EDP Sciences
Free Access
Volume 401, Number 1, April I 2003
Page(s) 73 - 98
Section Galactic structure and dynamics
DOI https://doi.org/10.1051/0004-6361:20021513

A&A 401, 73-98 (2003)
DOI: 10.1051/0004-6361:20021513

The COMBO-17 survey: Evolution of the galaxy luminosity function from 25 000 galaxies with 0.2< z <1.2

C. Wolf1, 2, K. Meisenheimer1, H.-W. Rix1, A. Borch1, S. Dye1, 3 and M. Kleinheinrich1, 4

1  Max-Planck-Institut für Astronomie, Königstuhl 17, 69117 Heidelberg, Germany
2  Department of Physics, Denys Wilkinson Bldg., University of Oxford, Keble Road, Oxford, OX1 3RH, UK
3  Astrophysics Group, Blackett Lab, Imperial College, Prince Consort Road, London, UK
4  IAEF, Universität Bonn, Auf dem Hügel 71, 53121 Bonn, Germany

(Received 14 August 2002 / Accepted 7 October 2002 )

We present a detailed empirical assessment of how the galaxy luminosity function and stellar luminosity density evolves over the last half of the universe's age ( 0.2<z<1.2) for galaxies of different spectral energy distributions (SED). The results are based on ~ $25\,000$ galaxies ( $R\la24$) with redshift measurements ( $\sigma_z\approx 0.03$) and SEDs across $\lambda_{{\rm obs}}\approx 350\ldots
930$  nm. The redshifts and SEDs were derived from medium-band photometry in 17 filters, observed as part of the COMBO-17 survey ("Classifying Objects by Medium-Band Observations in 17 Filters") over three disjoint fields with a total area of 0.78 square degrees. Luminosity functions (LF), binned in redshift and SED-type, are presented in the restframe passbands of the SDSS r-band, the Johnson B-band and a synthetic UV continuum band at 280 nm. We find that the luminosity function depends strongly on SED-type at all redshifts covered. The shape of the LF, i.e. the faint-end power-law slope, does depend on SED type, but not on redshift. However, the redshift evolution of the characteristic luminosity M* and density $\phi^*$ depends strongly on SED-type: (1) Early-type galaxies, defined as redder than a present-day reference Sa spectrum, become drastically more abundant towards low redshift, by a factor of 10 in the number density $\phi^*$ from  z=1.1 to now, and by a factor of 4 in their contribution to the co-moving r-band luminosity density, jr. (2) Galaxies resembling present-day Sa- to Sbc-colours show a co-moving number density and contribution to jr that does not vary much with redshift. (3) Galaxies with blue spectra reflecting strong star formation decrease towards low redshift both in luminosity and density, and by a factor of 4 in their jr contribution. Summed over all SED types and galaxy luminosities, the comoving luminosity density decreases towards low redshift, between z=1.1 and now, by a small amount in restframe r and B, but by a factor of ~ 6 in restframe 280 nm. At z=1.1, galaxies redder than Sbc's, contribute 40% to the total jr, which increases to 75% by z=0. For  $\lambda_{{\rm rest}}=$280 nm, this increase is from 12% to 25% over the same redshift interval. Comparison of the three independent sight-lines shows that our results are not significantly affected by large-scale structure. Our lowest redshift bin at z= [0.2,0.4] largely agrees with the recent assessment of the present-day galaxy population by SDSS and 2dFGRS and deviates only by an excess of "faint blue galaxies" at $z\sim 0.3$ compared to very local samples. Overall our findings provide a set of new and much more precise constraints to model the waning of overall star formation activity, the demise of star-bursts and the strong emergence of "old" galaxies, with hardly any young population, over the last 6-8 Gigayears.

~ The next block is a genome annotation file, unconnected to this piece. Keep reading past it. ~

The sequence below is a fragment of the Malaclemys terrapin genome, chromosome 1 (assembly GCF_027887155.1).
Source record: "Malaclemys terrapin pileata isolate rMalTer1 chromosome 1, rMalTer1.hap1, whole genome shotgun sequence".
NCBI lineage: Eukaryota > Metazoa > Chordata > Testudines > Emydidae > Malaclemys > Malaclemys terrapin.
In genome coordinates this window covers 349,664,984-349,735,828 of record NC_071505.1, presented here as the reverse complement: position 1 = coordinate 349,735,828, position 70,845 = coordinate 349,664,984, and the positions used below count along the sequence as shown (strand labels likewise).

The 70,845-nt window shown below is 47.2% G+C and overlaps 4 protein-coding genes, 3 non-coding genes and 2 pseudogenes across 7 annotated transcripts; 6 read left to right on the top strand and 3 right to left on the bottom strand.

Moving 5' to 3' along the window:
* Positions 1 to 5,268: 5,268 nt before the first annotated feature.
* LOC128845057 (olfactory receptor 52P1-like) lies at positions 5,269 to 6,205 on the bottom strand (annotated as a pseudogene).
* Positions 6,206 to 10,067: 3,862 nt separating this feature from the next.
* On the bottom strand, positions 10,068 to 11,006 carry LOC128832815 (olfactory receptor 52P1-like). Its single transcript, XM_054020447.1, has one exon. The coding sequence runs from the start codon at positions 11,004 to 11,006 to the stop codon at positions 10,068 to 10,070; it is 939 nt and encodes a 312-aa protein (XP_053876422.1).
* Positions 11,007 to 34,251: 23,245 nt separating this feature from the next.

Key words: techniques: photometric -- surveys -- galaxies: evolution -- galaxies: distances and redshifts

Offprint request: C. Wolf, cwolf@astro.ox.ac.uk

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© ESO 2003

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